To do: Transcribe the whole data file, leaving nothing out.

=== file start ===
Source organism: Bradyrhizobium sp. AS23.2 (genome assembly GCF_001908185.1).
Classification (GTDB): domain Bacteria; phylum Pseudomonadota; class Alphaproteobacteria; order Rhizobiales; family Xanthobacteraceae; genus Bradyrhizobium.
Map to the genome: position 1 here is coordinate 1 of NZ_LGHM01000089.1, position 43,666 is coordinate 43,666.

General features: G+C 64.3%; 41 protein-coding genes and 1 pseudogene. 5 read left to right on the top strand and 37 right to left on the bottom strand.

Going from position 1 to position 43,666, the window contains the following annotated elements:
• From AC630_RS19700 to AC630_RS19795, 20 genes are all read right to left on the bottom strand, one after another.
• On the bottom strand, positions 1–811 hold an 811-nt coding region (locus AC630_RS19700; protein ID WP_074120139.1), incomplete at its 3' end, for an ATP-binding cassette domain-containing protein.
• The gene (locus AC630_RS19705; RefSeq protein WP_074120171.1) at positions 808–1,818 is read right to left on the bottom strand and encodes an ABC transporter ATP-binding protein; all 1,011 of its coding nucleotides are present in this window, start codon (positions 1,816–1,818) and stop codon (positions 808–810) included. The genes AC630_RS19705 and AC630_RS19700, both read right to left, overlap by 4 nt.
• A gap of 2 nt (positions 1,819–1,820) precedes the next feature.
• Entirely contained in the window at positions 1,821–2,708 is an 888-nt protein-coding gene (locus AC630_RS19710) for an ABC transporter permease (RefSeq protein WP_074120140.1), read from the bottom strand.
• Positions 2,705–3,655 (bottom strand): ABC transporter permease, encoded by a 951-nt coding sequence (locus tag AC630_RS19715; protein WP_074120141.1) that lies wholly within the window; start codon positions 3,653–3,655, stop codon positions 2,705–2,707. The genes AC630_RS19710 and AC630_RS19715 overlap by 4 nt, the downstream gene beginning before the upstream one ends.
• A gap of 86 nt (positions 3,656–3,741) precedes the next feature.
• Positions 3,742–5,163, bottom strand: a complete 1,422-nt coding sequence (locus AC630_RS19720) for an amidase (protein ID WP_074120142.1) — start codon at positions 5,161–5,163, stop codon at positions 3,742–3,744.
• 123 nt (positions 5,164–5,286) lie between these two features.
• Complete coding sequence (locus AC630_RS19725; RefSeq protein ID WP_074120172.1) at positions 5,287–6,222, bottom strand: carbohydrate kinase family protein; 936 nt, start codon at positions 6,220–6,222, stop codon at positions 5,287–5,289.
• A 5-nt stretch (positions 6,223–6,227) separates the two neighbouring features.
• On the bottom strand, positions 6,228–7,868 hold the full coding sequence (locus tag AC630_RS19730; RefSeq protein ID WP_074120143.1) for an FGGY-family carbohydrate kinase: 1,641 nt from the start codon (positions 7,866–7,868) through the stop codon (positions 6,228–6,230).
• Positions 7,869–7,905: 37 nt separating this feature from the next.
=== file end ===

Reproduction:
Source organism: Bradyrhizobium sp. AS23.2 (genome assembly GCF_001908185.1).
Classification (GTDB): domain Bacteria; phylum Pseudomonadota; class Alphaproteobacteria; order Rhizobiales; family Xanthobacteraceae; genus Bradyrhizobium.
Map to the genome: position 1 here is coordinate 1 of NZ_LGHM01000089.1, position 43,666 is coordinate 43,666.

General features: G+C 64.3%; 41 protein-coding genes and 1 pseudogene. 5 read left to right on the top strand and 37 right to left on the bottom strand.

Going from position 1 to position 43,666, the window contains the following annotated elements:
• From AC630_RS19700 to AC630_RS19795, 20 genes are all read right to left on the bottom strand, one after another.
• On the bottom strand, positions 1–811 hold an 811-nt coding region (locus AC630_RS19700; protein ID WP_074120139.1), incomplete at its 3' end, for an ATP-binding cassette domain-containing protein.
• The gene (locus AC630_RS19705; RefSeq protein WP_074120171.1) at positions 808–1,818 is read right to left on the bottom strand and encodes an ABC transporter ATP-binding protein; all 1,011 of its coding nucleotides are present in this window, start codon (positions 1,816–1,818) and stop codon (positions 808–810) included. The genes AC630_RS19705 and AC630_RS19700, both read right to left, overlap by 4 nt.
• A gap of 2 nt (positions 1,819–1,820) precedes the next feature.
• Entirely contained in the window at positions 1,821–2,708 is an 888-nt protein-coding gene (locus AC630_RS19710) for an ABC transporter permease (RefSeq protein WP_074120140.1), read from the bottom strand.
• Positions 2,705–3,655 (bottom strand): ABC transporter permease, encoded by a 951-nt coding sequence (locus tag AC630_RS19715; protein WP_074120141.1) that lies wholly within the window; start codon positions 3,653–3,655, stop codon positions 2,705–2,707. The genes AC630_RS19710 and AC630_RS19715 overlap by 4 nt, the downstream gene beginning before the upstream one ends.
• A gap of 86 nt (positions 3,656–3,741) precedes the next feature.
• Positions 3,742–5,163, bottom strand: a complete 1,422-nt coding sequence (locus AC630_RS19720) for an amidase (protein ID WP_074120142.1) — start codon at positions 5,161–5,163, stop codon at positions 3,742–3,744.
• 123 nt (positions 5,164–5,286) lie between these two features.
• Complete coding sequence (locus AC630_RS19725; RefSeq protein ID WP_074120172.1) at positions 5,287–6,222, bottom strand: carbohydrate kinase family protein; 936 nt, start codon at positions 6,220–6,222, stop codon at positions 5,287–5,289.
• A 5-nt stretch (positions 6,223–6,227) separates the two neighbouring features.
• On the bottom strand, positions 6,228–7,868 hold the full coding sequence (locus tag AC630_RS19730; RefSeq protein ID WP_074120143.1) for an FGGY-family carbohydrate kinase: 1,641 nt from the start codon (positions 7,866–7,868) through the stop codon (positions 6,228–6,230).
• Positions 7,869–7,905: 37 nt separating this feature from the next.